As floating debris from the 2011 Japanese tsunami continues to drift towards the west coast of North America, scientists have been following along and using it as a giant study project in ocean currents.
To help with the research The Ikkatsu Project is getting organized which will involve a group of kayakers setting out to document the flotsam as it begins to come ashore along the remoter parts of the Washington state coastline.
One of the project leaders, Steve Weileman sent me some information about it:
Between Neah Bay, at the tip of the peninsula, and Ruby Beach, at the southern end of the roadless section, lies approximately 60 miles of pristine Olympic coastline, much of it inaccessible to foot travel. It is here, on secluded pocket beaches surrounded by soaring sea stacks and intricate rock gardens, that the debris will make landfall.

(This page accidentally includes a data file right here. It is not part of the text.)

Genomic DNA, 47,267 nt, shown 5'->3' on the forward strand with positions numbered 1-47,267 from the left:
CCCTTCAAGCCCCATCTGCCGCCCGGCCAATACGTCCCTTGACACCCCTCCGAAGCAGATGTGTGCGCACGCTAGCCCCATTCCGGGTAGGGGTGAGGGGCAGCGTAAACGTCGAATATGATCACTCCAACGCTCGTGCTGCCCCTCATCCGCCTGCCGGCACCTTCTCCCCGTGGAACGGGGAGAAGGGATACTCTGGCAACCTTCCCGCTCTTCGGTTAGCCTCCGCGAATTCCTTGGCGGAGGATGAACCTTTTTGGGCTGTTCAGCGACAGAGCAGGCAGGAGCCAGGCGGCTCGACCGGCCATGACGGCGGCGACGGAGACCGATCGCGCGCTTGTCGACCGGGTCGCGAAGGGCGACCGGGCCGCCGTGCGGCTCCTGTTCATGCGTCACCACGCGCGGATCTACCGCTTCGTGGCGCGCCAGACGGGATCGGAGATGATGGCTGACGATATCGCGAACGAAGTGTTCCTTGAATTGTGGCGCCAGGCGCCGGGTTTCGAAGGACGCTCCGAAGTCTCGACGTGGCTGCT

Our team is composed of three experienced professional guides, each having a multi-year resume including multiple trips and expeditions to remote coastal environments. Ken Campbell has authored several books on Pacific Northwest kayaking and is a frequent contributor to print and online magazines on subjects relating to the outdoors and the environment. Jason Goldstein began his kayaking career in Christchurch, New Zealand and currently owns his own guide service as well, he works as a cartographer and GIS specialist. Steve Weileman is a documentary film maker and photographer, with previous experience in Newfoundland and Alaska, as well as numerous locations throughout the Northwest. Each of us brings a specific set of skills to the project and is looking forward to this unique opportunity to combine science and adventure.
You can find more information about The Ikkatsu Project on their website.
Flickr Photo Credit: Aerial view of debris following earthquake in Japan. / Official Navy Page / CC BY 2.0